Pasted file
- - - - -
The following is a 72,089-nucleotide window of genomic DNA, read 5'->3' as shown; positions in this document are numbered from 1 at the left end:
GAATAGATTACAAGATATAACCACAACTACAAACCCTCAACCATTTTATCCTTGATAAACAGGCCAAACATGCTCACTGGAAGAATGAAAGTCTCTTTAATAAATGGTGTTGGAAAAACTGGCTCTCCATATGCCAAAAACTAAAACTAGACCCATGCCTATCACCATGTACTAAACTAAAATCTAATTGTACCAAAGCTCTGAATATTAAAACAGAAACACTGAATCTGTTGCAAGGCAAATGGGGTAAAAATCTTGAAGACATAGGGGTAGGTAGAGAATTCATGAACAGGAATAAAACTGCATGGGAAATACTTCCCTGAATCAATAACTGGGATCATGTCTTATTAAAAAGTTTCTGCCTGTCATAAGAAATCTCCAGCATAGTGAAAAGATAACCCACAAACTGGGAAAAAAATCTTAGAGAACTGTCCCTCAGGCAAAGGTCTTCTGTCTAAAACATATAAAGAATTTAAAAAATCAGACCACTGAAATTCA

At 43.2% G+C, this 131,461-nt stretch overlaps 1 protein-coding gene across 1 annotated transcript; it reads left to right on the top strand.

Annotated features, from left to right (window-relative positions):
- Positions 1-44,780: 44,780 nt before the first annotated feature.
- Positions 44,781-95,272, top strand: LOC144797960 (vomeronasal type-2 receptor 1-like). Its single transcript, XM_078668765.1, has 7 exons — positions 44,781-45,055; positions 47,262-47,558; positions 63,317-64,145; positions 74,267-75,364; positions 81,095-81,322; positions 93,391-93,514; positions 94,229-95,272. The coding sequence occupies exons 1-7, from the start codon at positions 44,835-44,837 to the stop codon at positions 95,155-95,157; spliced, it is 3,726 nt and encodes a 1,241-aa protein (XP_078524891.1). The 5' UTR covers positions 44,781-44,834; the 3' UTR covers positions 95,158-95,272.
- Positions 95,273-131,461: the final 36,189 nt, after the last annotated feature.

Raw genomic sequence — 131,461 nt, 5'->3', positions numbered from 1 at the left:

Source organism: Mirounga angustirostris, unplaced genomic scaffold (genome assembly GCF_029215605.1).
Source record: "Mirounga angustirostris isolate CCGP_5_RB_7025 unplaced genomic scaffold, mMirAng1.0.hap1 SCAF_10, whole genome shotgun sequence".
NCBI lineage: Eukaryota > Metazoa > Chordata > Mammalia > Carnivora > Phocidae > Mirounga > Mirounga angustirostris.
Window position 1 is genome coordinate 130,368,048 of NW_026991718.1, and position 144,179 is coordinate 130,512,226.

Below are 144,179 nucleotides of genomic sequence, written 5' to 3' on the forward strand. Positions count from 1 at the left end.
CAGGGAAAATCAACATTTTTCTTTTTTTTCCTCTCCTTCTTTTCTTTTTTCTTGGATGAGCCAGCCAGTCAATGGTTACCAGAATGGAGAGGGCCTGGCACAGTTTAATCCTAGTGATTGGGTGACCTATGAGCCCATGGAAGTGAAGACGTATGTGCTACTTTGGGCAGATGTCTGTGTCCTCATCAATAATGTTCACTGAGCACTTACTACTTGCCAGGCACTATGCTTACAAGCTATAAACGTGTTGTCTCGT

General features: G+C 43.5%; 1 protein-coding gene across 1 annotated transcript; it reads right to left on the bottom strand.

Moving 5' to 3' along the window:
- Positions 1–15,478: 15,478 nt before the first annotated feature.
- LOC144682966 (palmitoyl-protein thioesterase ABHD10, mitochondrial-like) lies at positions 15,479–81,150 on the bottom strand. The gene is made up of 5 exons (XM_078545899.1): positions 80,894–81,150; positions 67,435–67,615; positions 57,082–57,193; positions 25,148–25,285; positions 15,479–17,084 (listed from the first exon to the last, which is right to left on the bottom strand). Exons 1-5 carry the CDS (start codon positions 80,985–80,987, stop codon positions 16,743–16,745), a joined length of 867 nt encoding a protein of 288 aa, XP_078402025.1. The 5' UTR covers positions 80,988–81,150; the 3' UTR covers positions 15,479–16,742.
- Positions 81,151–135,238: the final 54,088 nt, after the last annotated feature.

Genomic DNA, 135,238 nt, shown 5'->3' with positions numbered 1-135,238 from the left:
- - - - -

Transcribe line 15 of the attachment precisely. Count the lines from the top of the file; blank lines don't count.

General features: G+C 43.5%; 1 protein-coding gene across 1 annotated transcript; it reads right to left on the bottom strand.